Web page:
Monday, 3 September 2007

Random Inferno thought

One of the many little details within Inferno that has long intrigued me is the woman in the library who sneaks a conspiratorial glance at Sara as she passes. The reason for this is that in an absolute, constructed film like Inferno, where nothing is left to chance, even a two or three second shot like this is there for a reason – even if this reason is the intepretive enigmas it poses.







Watching the film again, and comparing it to the scene in Suspiria where Suzy is caught in a beam of reflected light by one of the Rumanian “ogres” as she moves through the main hallway of the Tanzacademie, I have a theory: this woman is yet another of the three mothers' minions and this is the point at which Sara falls under their influence of their malign power as she uses the evil eye or similar on Sara. There are three keys here:

First, that Alfred, the sinister child, also seems to momentarily smile in the Suspiria sequence at the point when Suzy is transfixed in the beam of light, only for his face to return to normal once the spell has been cast.













Second, that immediately after this moment, Sara steps into an area of unnatural red light and inquiries as to the whereabouts of Varelli's Three Mothers, which just happens to be right behind her.





Third, as she takes and opens the book (accompanied by a camera movement around and isolating her) time seems to vanish as, despite only seconds passing on screen, the next thing we hear the library is about to close and is now empty; it is at this point, attempting to leave the place, she gets lost in its red and blue coloured labyrinth and encounters another of the Mothers' minions.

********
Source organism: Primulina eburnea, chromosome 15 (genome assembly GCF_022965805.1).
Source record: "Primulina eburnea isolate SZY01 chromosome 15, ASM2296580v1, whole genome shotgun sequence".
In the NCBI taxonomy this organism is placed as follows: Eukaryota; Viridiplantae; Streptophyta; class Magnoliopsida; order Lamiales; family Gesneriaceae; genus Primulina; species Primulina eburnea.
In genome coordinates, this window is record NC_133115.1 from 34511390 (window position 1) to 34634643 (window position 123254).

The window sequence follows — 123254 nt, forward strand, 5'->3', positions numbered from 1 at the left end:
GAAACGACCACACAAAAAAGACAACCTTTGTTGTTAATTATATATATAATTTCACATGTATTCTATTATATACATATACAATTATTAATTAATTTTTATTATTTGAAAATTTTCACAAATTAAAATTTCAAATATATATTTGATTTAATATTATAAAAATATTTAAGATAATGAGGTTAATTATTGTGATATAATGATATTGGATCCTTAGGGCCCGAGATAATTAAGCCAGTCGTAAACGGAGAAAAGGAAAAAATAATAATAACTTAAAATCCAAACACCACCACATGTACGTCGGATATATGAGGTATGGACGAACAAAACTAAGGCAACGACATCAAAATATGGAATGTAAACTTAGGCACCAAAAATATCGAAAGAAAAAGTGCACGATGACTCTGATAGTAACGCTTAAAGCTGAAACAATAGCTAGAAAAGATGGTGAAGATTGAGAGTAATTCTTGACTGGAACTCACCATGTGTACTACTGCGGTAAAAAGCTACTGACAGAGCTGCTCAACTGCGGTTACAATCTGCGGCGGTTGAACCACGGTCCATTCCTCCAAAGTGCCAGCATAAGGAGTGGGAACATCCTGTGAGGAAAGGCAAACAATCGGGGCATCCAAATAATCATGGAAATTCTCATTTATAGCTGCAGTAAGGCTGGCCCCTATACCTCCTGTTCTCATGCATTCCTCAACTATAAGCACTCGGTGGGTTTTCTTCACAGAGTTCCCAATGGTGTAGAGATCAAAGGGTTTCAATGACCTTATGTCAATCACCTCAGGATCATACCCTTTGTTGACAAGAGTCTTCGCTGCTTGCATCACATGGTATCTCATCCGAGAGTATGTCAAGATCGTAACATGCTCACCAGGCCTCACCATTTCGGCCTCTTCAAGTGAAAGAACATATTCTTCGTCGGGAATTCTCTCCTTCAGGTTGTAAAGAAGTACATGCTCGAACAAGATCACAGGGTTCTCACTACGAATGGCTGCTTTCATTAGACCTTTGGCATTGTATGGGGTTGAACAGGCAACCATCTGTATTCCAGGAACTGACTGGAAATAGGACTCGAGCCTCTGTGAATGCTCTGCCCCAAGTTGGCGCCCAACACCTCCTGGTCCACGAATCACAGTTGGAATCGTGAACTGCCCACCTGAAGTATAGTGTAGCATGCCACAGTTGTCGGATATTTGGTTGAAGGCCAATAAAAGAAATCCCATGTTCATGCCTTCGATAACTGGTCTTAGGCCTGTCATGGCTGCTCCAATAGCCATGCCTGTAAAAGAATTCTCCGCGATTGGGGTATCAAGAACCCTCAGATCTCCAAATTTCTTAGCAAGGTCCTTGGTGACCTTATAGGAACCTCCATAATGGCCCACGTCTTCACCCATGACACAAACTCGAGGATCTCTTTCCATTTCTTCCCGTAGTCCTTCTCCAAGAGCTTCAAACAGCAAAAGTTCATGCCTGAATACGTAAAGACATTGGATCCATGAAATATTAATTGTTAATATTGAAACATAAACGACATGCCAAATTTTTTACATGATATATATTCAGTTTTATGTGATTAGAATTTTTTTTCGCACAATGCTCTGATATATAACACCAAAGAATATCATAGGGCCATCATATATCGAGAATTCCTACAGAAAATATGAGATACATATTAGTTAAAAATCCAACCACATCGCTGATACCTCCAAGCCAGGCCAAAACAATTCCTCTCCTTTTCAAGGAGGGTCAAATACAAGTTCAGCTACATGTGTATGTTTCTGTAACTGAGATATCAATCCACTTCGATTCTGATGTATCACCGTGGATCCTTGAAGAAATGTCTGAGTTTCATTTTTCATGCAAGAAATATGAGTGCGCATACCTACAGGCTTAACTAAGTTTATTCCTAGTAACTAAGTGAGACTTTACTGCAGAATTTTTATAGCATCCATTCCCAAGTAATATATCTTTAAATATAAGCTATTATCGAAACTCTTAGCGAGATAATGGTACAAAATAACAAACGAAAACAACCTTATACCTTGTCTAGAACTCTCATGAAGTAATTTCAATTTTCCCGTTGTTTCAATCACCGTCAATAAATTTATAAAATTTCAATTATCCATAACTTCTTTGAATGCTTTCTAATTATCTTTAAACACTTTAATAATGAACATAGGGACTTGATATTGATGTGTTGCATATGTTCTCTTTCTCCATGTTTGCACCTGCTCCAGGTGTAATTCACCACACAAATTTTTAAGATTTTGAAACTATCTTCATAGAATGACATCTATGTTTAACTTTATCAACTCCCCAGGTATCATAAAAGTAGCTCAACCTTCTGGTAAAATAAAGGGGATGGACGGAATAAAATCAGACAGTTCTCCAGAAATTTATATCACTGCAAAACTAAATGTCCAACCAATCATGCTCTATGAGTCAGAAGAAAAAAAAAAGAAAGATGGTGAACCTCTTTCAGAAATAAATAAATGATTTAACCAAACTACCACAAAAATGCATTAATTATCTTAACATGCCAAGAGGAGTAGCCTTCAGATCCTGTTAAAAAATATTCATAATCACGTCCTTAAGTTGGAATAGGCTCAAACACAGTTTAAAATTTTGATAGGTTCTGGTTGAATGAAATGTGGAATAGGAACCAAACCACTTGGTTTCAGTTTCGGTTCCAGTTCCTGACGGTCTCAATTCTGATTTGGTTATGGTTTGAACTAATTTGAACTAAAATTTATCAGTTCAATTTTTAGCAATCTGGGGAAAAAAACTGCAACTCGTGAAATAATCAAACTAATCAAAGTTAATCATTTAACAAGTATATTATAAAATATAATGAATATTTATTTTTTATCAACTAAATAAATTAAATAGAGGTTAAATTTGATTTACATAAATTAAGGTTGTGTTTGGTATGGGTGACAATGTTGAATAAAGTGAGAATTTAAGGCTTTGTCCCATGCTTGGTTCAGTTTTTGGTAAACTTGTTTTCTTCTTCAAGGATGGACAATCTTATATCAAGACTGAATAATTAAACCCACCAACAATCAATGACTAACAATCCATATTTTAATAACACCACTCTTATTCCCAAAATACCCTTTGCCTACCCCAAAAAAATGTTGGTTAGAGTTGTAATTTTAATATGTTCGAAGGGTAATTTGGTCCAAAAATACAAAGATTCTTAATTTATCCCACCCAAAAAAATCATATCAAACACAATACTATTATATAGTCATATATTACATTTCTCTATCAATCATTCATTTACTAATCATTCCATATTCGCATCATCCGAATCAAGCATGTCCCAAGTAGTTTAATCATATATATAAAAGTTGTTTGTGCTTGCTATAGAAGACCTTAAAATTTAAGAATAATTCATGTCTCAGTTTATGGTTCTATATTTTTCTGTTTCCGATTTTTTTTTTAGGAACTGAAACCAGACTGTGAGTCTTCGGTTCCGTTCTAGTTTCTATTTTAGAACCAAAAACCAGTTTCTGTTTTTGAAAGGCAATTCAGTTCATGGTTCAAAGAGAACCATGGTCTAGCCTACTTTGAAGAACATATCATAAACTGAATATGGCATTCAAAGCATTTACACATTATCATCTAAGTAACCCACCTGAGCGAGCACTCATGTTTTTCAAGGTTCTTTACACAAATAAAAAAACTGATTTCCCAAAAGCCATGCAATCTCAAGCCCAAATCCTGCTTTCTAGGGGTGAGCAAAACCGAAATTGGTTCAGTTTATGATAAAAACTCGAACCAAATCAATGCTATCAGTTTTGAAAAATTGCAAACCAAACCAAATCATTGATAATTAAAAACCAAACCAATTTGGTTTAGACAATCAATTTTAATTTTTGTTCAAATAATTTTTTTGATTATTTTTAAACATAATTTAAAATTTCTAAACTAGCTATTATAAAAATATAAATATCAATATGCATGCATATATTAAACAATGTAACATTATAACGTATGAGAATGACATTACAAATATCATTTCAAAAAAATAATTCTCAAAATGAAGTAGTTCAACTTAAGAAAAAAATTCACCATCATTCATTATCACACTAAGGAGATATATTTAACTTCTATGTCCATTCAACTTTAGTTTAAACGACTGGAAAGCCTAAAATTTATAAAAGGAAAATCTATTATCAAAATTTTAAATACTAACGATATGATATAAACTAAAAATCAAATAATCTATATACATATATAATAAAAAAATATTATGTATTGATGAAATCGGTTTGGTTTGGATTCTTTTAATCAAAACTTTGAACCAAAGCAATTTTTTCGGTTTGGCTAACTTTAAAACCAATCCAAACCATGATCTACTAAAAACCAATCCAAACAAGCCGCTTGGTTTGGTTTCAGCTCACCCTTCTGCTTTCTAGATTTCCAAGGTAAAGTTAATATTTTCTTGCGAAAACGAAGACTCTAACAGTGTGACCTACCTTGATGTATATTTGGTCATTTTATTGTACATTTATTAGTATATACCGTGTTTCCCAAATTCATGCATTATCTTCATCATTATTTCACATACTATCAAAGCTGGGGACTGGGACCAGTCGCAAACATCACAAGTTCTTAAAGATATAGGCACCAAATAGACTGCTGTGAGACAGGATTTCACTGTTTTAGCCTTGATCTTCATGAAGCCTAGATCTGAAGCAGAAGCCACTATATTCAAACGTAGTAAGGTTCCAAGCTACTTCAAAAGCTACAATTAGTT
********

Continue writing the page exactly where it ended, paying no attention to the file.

4 comments:

Elliot said...

I never noticed that girl in Inferno. I'll rewatch it.

Tim Lucas said...

I don't recall the source, but I remember reading or hearing that Argento directed many of the cast members of INFERNO to act in scenes differently to the way the scenes called for them to act; he wanted to create a mood of volatile unpredictability, and lend the film added texture in the process. I strongly doubt the look on the face of the library girl was meant to be anything but an unexpected visual accent. Actually, this is an old Fellini trick that can be found in tracking shots through crowded compositions in all his movies dating back to 8½.

K H Brown said...

To be honest I was just being provocative, deliberately crossing that line between interpretation and over-interpretation. Part of the pleasure I find in Inferno in particular is the way it almost seems to invite such speculations.

Mr. Wildenbruck said...

Fascinating theory. Never thought of it that way, thanks ;-)